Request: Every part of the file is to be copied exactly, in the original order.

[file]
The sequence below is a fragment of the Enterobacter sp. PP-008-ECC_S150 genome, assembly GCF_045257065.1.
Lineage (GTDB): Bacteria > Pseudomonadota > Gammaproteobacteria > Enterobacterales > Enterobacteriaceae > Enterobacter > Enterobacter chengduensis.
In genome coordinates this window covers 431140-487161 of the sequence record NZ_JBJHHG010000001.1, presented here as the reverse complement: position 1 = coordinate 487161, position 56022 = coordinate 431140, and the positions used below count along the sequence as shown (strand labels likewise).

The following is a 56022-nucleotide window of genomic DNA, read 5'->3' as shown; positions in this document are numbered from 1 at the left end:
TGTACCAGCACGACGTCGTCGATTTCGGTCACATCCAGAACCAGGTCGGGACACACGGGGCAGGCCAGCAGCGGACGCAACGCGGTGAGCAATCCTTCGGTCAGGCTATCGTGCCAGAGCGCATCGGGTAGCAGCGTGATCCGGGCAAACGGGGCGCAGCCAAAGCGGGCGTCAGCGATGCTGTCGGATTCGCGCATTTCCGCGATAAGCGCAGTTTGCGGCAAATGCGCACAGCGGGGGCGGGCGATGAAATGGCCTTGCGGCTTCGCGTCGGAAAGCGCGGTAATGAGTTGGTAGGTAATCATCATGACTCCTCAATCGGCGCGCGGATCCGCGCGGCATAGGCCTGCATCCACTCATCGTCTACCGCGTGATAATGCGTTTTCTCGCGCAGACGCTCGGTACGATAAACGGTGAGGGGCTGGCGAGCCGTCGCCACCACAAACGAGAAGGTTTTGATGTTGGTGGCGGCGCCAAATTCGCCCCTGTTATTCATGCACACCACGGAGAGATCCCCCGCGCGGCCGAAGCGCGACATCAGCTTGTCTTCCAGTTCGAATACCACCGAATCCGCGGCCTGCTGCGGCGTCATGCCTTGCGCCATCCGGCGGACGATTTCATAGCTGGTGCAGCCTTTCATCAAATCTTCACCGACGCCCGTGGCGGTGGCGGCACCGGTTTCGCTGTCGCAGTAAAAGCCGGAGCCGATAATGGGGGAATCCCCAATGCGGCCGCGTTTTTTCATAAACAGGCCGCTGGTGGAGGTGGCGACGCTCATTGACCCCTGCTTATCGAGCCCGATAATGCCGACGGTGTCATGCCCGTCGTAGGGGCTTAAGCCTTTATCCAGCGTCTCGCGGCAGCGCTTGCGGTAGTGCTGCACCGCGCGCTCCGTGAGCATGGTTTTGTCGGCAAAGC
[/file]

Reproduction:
The sequence below is a fragment of the Enterobacter sp. PP-008-ECC_S150 genome, assembly GCF_045257065.1.
Lineage (GTDB): Bacteria > Pseudomonadota > Gammaproteobacteria > Enterobacterales > Enterobacteriaceae > Enterobacter > Enterobacter chengduensis.
In genome coordinates this window covers 431140-487161 of the sequence record NZ_JBJHHG010000001.1, presented here as the reverse complement: position 1 = coordinate 487161, position 56022 = coordinate 431140, and the positions used below count along the sequence as shown (strand labels likewise).

The following is a 56022-nucleotide window of genomic DNA, read 5'->3' as shown; positions in this document are numbered from 1 at the left end:
TGTACCAGCACGACGTCGTCGATTTCGGTCACATCCAGAACCAGGTCGGGACACACGGGGCAGGCCAGCAGCGGACGCAACGCGGTGAGCAATCCTTCGGTCAGGCTATCGTGCCAGAGCGCATCGGGTAGCAGCGTGATCCGGGCAAACGGGGCGCAGCCAAAGCGGGCGTCAGCGATGCTGTCGGATTCGCGCATTTCCGCGATAAGCGCAGTTTGCGGCAAATGCGCACAGCGGGGGCGGGCGATGAAATGGCCTTGCGGCTTCGCGTCGGAAAGCGCGGTAATGAGTTGGTAGGTAATCATCATGACTCCTCAATCGGCGCGCGGATCCGCGCGGCATAGGCCTGCATCCACTCATCGTCTACCGCGTGATAATGCGTTTTCTCGCGCAGACGCTCGGTACGATAAACGGTGAGGGGCTGGCGAGCCGTCGCCACCACAAACGAGAAGGTTTTGATGTTGGTGGCGGCGCCAAATTCGCCCCTGTTATTCATGCACACCACGGAGAGATCCCCCGCGCGGCCGAAGCGCGACATCAGCTTGTCTTCCAGTTCGAATACCACCGAATCCGCGGCCTGCTGCGGCGTCATGCCTTGCGCCATCCGGCGGACGATTTCATAGCTGGTGCAGCCTTTCATCAAATCTTCACCGACGCCCGTGGCGGTGGCGGCACCGGTTTCGCTGTCGCAGTAAAAGCCGGAGCCGATAATGGGGGAATCCCCAATGCGGCCGCGTTTTTTCATAAACAGGCCGCTGGTGGAGGTGGCGACGCTCATTGACCCCTGCTTATCGAGCCCGATAATGCCGACGGTGTCATGCCCGTCGTAGGGGCTTAAGCCTTTATCCAGCGTCTCGCGGCAGCGCTTGCGGTAGTGCTGCACCGCGCGCTCCGTGAGCATGGTTTTGTCGGCAAAGC